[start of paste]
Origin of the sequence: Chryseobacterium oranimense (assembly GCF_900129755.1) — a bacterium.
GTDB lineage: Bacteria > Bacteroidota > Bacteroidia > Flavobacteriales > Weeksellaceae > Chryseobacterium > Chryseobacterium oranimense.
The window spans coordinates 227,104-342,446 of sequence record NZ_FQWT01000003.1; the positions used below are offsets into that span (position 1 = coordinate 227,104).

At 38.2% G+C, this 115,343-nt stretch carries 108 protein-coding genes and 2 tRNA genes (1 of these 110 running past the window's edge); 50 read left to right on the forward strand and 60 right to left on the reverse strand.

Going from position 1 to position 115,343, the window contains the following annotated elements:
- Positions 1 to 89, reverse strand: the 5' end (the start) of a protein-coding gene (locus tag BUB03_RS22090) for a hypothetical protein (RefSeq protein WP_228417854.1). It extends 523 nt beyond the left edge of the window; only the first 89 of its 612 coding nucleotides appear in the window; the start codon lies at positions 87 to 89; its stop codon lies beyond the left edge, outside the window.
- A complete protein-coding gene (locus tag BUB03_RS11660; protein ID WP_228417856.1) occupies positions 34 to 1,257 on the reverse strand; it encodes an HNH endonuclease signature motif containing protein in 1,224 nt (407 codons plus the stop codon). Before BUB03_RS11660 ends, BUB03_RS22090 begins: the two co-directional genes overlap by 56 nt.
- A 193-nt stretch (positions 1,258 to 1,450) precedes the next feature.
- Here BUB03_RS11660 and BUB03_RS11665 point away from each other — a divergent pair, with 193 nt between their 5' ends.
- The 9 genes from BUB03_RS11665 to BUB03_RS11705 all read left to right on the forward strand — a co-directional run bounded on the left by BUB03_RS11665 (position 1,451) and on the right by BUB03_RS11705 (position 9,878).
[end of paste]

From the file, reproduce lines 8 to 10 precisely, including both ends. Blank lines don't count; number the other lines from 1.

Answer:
- A 193-nt stretch (positions 1,258 to 1,450) precedes the next feature.
- Here BUB03_RS11660 and BUB03_RS11665 point away from each other — a divergent pair, with 193 nt between their 5' ends.
- The 9 genes from BUB03_RS11665 to BUB03_RS11705 all read left to right on the forward strand — a co-directional run bounded on the left by BUB03_RS11665 (position 1,451) and on the right by BUB03_RS11705 (position 9,878).